FDA approves Cognivue for diagnosing dementia

Cerebral Assessment Systems has received marketing approval from the FDA for Cognivue, a tool for the early detection of Alzheimer’s

Cognivue is a cognitive-assessment tool, which can help detect early signs of Alzheimer’s disease or other forms of dementia and functions like a video game.

The ten-minute, non-­invasive examination can detect subtle lapses in the brain’s perceptual ability that may signal the early stages of mental decline caused by dementia.

More than 850,000 people in the Uk have Alzheimer’s disease, the leading cause of dementia. That number is expected to reach 1 million by 2025, according to the Alzheimer’s Society

CharlesDuffy, a neurology professor at the University of Rochester Medical Center who founded the company, said his tool, “holds promise as a relatively inexpensive and easy way to test people’s memory and ability to think.”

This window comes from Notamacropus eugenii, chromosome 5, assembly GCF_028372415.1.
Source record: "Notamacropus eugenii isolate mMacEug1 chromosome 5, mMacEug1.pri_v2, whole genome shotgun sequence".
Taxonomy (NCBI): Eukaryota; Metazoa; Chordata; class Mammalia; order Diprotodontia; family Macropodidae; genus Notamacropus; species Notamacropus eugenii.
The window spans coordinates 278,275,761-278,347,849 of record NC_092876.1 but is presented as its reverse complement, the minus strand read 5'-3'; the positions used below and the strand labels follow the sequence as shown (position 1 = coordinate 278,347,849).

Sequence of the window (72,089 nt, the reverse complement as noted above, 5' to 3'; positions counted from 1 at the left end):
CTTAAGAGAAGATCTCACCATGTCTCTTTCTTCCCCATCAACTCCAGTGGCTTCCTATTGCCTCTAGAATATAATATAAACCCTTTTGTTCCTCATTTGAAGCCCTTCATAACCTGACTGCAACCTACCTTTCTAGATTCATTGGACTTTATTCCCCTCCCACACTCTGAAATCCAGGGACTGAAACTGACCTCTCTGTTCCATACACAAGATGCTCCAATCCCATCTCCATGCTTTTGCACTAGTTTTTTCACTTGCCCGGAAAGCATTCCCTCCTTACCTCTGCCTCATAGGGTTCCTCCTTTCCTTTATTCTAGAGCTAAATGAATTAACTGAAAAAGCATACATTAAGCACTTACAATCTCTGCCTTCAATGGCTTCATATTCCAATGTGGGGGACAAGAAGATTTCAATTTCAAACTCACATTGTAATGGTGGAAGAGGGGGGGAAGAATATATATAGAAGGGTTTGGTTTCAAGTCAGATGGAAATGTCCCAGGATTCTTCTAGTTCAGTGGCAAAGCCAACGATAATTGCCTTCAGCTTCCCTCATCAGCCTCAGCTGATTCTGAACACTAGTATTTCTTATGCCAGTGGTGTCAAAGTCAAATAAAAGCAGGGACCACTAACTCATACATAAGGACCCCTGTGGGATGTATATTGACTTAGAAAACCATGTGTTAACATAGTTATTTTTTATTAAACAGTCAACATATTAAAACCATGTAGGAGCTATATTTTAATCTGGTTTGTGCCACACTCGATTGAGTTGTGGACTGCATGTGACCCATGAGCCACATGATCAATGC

With Cognivue, patients sit before a video screen that shows a series of images, such as a group of dots, that move around and fluctuate in clarity.

Using a rotary-shaped mouse called a manipulandum, the patients try to follow the dots with a wedge-shaped cursor.

The task becomes more difficult, especially for people with early stages of dementia, as the dots move around, changing their direction, speed and intensity.

Duffy said: “All perception is interpretive, and so what we’re doing is measuring that process.”

Other parts of the test challenge memory recall or the ability to recognise letters and shapes.

The device would be available only for use by medical professionals as part of a more comprehensive assessment of cognitive function.


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